Taste of Japan’s second event was a five-course dinner held at La Serre Bistro & Boulangerie in The Vida Hotel Downtown. Twelve of Dubai’s leading beverage professionals were presented traditional French cuisine with each course paired to a different sake. This provided not only an opportunity for sommeliers to experience firsthand how this drop works with international cuisine, but as it was the first event of its kind in the UAE, it opened a conversation about how to approach pairing sake beyond its niche affiliation with only Japanese cuisine.

The dinner started with a welcome drink of Gekkeikan Sparkling Sake from Kyoto Prefecture. The first course was Soul of the Sensei Junmai Daiginjo from Shizuoka Prefecture paired with marinated and grilled sea bream. Next, Origin of Purity Junmai Ginjo Genshu from Shimane Prefecture was paired with pan roasted monkfish, then 50-hour cooked beef cheek was paired with Kiku Masamune Taru ( cedar aged) Sake from Hyogo Prefecture. The culmination was Kirin Jijoshu Genshu Vintage aged sake and chocolate & caramel tart with espresso ice cream.

In an interview Sandy El Hayek, General Manager of La Serre and sommelier, she provided additional insights to how the event was conceived by the team at La Serre, and how it was perceived by the guests in attendance.

In the lead up to the dinner event Viktoryia Toma, Sake Specialist at African+Eastern, did an introductory tasting with Sandy and Executive Chef Izu Ani; then the culinary team was given a number of sakes to taste and draw inspiration from to create the dishes. “In our kitchen our focus is all about the origin of the ingredients; simplicity and the purest flavours. I felt we had a lot of potential to work on it, and we had a lot of ingredients.” “I remember when [the chefs] started they over added some spices, or went a little bit too sweet. We had to go back and rethink it again. It was really fun, and it was a very exciting experience for us. We were really happy to be one of the first restaurants to experiment with this.”

When questioned why a French bistro would take on an experimental event that promotes a non-French beverage, Sandy had this to say, “I still believe that it’s our job to be curious and to introduce new things to our palates; to be open minded and welcome new knowledge. And I think that when this was first introduced, especially when it was introduced by a very talented person like Viktoryia, I wanted to try it on.” “The chefs, the sommeliers and I looked at this challenge as a privilege for us to play around with, to try it and introduce it.”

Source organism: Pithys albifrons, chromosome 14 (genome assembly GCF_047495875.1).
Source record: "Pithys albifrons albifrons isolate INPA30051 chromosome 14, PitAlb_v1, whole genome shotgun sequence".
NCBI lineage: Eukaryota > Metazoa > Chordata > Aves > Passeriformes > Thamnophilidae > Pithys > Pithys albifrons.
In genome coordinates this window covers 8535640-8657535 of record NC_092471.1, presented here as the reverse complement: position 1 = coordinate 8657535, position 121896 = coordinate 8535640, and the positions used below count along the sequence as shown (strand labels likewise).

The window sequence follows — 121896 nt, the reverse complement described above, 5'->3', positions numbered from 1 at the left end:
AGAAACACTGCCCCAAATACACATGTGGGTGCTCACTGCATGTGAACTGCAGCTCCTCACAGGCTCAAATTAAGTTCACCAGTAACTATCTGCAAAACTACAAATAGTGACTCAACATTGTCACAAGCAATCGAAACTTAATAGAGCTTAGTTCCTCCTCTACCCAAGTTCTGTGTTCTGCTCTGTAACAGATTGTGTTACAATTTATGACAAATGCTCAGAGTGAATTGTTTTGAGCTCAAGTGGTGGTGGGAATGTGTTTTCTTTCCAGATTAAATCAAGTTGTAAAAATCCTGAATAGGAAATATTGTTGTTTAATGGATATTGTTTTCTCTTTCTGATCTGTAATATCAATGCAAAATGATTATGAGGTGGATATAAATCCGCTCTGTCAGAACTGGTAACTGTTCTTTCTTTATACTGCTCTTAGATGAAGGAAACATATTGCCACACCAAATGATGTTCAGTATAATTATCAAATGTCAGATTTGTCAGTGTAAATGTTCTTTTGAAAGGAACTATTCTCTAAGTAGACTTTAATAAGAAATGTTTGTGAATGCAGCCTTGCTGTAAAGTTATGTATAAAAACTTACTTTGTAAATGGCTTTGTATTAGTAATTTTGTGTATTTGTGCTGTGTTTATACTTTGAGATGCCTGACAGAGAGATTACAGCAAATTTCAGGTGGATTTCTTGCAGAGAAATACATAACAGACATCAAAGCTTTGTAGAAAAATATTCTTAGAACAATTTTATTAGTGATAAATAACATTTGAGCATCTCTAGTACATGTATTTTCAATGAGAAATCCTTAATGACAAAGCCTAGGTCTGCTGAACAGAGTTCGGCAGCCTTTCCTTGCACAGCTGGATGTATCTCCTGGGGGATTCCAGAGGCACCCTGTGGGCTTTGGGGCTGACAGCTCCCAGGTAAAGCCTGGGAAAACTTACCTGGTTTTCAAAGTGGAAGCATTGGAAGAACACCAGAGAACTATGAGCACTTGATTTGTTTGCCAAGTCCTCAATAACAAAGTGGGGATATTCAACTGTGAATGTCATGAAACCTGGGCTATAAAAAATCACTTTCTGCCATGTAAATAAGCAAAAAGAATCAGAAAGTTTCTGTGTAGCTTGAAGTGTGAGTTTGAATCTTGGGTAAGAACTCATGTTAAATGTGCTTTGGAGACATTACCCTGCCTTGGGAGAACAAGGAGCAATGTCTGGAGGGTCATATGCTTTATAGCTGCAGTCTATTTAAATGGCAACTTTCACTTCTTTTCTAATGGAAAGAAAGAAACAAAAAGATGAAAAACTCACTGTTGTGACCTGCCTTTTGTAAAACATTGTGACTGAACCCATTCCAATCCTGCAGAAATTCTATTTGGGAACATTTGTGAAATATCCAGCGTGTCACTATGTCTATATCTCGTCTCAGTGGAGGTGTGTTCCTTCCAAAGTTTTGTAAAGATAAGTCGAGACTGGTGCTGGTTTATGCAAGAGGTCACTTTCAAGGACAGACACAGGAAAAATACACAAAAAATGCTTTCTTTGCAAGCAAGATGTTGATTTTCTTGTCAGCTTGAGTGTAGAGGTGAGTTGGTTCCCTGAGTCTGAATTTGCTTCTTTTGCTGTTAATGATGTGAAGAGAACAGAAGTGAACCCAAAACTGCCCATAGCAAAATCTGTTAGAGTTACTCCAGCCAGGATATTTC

Sandy, admitted that this was one of her first professional experiences with sake, and one she was glad to have. “When I had my first tasting I was very inspired by how simple, clear and pure it is”.

“I think the industry experts were excited to see how we managed to pair it” was Sandy’s response when asked how she felt about presenting this new idea to the region’s most discerning palettes. “I got some good feedback on some of the dishes and some criticism on others. The whole purpose of the event is to play around with the matching and be judged.” “It kicked off some very encouraging discussions during the night; to start to discuss how it could be better and how it could have been done; a little bit less acidity, a little more spiciness, etc.” “It’s an amazing feeling to sit around a table with a lot of people from the industry.” “That’s what we do: we try, we judge, we criticize each other, and we develop some new ideas for matching. It was a great, great night.”

The decision was unanimous, the pairing of the night was the seared langoustine consommé with spring onion and butter matched with the Moon on the Water Junmai Ginjo by Imada Shuzo of Hiroshima Prefecture. “This Sake was definitely my favorite of all of them. It was super elegant, very gentle; it was easy but complex and had a nice dry finish. It was excellent with the consommé which was tasteful but still mild; and then you had the sweetness from the langoustine that went very well with the light sake. The premium quality proved that the sake had some structure to compliment the entire dish; with some spiciness at the end.”